Peter Freuchen in his Book of the Seven Seas shows that primitive peoples all over the world had seaworthy craft. Inhabitants of the South Pacific constructed easily maneuverable balsa wood rafts and outrigger canoes; Eskimos made kayaks and larger canoe- like boats, called oomiaks, from animal skins; the Egyptians fashioned sea-worthy boats of reeds; and the Russians made large, clumsy rafts of spruce. Peoples all over the world have found ways of making sea-going craft from the materials available to them.
Although most of these craft used manpower, some of these early peoples had discovered the principles of sail and the wind-driven craft. The Egyptians, Vikings, Greeks, Phoenicians, and South Americans all used the wind to power their boats or rafts long before the time we ascribe to the large sailing ship.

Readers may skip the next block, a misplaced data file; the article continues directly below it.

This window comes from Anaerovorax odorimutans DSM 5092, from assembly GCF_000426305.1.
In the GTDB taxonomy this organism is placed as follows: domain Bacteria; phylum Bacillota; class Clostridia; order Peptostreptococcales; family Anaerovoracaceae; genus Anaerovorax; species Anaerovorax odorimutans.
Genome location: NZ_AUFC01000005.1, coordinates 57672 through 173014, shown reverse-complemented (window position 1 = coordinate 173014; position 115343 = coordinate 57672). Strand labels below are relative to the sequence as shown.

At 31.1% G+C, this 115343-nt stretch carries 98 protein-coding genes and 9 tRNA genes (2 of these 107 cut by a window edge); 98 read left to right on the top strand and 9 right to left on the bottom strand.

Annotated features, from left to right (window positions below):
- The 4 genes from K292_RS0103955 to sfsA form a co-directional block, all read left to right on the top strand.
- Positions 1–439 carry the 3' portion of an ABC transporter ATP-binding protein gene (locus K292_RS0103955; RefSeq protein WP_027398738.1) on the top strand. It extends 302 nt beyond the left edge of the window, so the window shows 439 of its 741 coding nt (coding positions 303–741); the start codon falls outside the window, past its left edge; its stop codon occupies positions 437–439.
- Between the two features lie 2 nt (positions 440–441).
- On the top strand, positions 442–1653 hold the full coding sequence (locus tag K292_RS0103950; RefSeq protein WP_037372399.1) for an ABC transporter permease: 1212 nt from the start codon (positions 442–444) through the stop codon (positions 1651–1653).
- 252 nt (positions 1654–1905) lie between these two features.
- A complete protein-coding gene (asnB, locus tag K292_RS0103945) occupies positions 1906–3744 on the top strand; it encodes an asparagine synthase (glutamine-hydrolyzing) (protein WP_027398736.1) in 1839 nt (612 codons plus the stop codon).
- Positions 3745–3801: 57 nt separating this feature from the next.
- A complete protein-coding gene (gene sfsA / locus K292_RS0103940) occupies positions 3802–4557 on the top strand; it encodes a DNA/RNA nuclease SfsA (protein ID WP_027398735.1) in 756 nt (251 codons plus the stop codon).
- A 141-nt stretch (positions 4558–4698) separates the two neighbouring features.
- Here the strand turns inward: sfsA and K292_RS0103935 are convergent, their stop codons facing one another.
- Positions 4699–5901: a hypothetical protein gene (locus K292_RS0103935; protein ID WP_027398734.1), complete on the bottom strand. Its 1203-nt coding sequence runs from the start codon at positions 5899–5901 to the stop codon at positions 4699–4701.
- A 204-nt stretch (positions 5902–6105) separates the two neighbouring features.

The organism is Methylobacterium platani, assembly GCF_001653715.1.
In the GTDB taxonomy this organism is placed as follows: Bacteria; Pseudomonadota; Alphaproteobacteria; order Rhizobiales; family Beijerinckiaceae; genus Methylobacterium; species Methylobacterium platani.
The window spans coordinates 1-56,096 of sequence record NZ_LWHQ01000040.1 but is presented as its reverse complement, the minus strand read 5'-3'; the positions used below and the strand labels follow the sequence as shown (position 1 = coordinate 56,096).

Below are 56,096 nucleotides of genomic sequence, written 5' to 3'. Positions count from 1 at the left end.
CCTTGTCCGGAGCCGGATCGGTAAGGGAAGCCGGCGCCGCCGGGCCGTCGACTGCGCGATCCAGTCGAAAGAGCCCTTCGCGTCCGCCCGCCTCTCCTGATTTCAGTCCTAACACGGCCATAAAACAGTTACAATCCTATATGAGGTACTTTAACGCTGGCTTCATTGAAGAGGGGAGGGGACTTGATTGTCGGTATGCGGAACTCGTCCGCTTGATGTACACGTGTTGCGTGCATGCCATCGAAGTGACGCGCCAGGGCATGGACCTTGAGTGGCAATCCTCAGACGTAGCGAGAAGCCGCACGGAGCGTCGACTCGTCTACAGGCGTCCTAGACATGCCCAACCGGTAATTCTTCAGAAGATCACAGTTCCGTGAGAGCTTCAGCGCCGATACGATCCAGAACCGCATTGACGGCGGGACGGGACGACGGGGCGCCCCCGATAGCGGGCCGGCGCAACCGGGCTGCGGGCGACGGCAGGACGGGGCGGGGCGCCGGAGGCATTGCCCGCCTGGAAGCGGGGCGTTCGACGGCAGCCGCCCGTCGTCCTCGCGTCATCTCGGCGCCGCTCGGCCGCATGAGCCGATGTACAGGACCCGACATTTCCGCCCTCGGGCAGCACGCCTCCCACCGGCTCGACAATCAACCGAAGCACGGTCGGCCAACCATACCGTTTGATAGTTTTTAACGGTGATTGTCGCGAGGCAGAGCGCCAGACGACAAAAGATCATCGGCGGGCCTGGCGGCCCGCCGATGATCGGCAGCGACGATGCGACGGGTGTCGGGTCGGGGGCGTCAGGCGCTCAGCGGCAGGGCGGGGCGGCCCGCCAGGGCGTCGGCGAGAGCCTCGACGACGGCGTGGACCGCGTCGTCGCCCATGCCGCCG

Most of these craft could only sail before the wind. For that reason men also were used to power the craft. Often the men who rowed these ships were slaves or prisoners who would spend their entire lives chained to the oars they pulled.
Because human nature is not all goodness and light, it was soon discovered that the people who obtained the seas gained wealth and power of which, otherwise, they could only dream. Thus, the Egyptians, rulers of the Nile, used the labor of conquered nations to man the galleys of their warships and pleasure craft. The Greeks, who under Alexander the Great ruled the world as they conceived it, controlled the entire Mediterranean with their large navy. And to the North, Vikings with their soldier-rowed ships containing one large sail, controlled the northern seas as far west as Canada.